HO CHI MINH CITY -- Intel has vaccinated more than 70% of its employees in Vietnam, Coca-Cola has set up a small tent city to house workers and Nike has begun flying sneakers out of the Southeast Asian country amid a shipping crunch.
These are just a few ways foreign investors in Vietnam are racing to maintain their manufacturing operations as the country faces its worst outbreak of COVID since the pandemic began, according to a Tuesday webinar hosted by the American Chamber of Commerce in Vietnam.
Bonuses, hotel stays and COVID test certificates also helped factories stay open in one of the world's key electronics and textile suppliers, they said.
Intel said 71% of its employees in Vietnam have been vaccinated. Vietnam is home to the U.S. company's largest chip assembly and testing site. Overall the country has administered doses to 4 million of its 100 million people. Vietnam added factory workers, including those making Samsung and Apple products, to the vaccine priority list in May once the latest outbreak threatened a rupture in the tech supply chain.
Vietnam has "put in place the safety mandates to ensure the safety for people first, which is very good, but [we] also have to keep the business running to maintain Vietnam's competitiveness," said Uyen Ho, Intel Vietnam and Malaysia's director of public affairs. She also chairs a business association at Saigon Hi-Tech Park, where she said Intel accounted for 64% of exports in the first half of 2021.
Coca-Cola is one of many employers that began a "camp at work" policy to stem the spread of the coronavirus. The soda maker set up tents for workers to stay overnight, while other factories retrofitted shipping containers as dormitories, and Intel put up staff in hotels.
Coca-Cola Vietnam pays about $10 a day extra to workers who live on site and received their written consent so that they would know what they were in for, said Truc Huynh, the company's human resources director. "We need to prepare our people's mindset" for living on site, she said.
Workers are sleeping at plants partly because of drastic new restrictions on movement. Now that Ho Chi Minh City leads Vietnam's daily COVID count, people must test negative to leave the business hub and quarantine for a week in their destination city. With so many laborers commuting between the city and the industrial provinces around it, companies have asked local authorities to agree on the details of the testing certificates. Some governments consider them valid for three days, others a week.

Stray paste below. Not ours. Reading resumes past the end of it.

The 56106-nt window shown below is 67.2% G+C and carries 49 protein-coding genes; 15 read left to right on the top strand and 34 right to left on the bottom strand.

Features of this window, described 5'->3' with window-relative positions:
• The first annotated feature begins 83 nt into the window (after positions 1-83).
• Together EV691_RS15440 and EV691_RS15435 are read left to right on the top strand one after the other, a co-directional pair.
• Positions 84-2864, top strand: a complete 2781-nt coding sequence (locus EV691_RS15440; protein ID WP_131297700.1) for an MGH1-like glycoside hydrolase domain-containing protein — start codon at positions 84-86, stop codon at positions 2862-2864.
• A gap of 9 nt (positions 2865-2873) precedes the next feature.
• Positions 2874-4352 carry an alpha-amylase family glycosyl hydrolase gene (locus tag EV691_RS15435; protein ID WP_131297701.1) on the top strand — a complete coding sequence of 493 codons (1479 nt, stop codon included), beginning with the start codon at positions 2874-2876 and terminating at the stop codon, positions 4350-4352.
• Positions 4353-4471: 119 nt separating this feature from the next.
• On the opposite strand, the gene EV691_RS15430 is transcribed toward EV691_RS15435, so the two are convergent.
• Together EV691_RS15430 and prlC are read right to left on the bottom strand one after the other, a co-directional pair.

In the era of COVID, factories' logistics duties now include not just procuring copper or yarn, but also making arrangements for showers, laundry, mass testing, and exercise at work, said Amcham panelists at the webinar.
Jonathan Moreno, general director of medical technology company Diversatek Vietnam, moved into company facilities outside Ho Chi Minh City with nearly half his staff more than a week ago. Diversatek has raised overtime and other allowances, doubling employees' pay, he said, but added that they agreed to live at work before knowing about the extra compensation.
Moreno attributed this to a more team-oriented mindset. "Whereas in the West we're more individualistic, right, [asking], 'What does it mean for me?'" he said in the webinar. "And in Asia, it's like, 'What does it mean for the team?'"
While panelists highlighted the success of measures already taken, they also recommended easing some COVID restrictions to facilitate production. For example, they are asking authorities for help with permits for foreign consultants to enter the country, and to accept rapid antigen tests in place of more expensive PCR tests in some cases.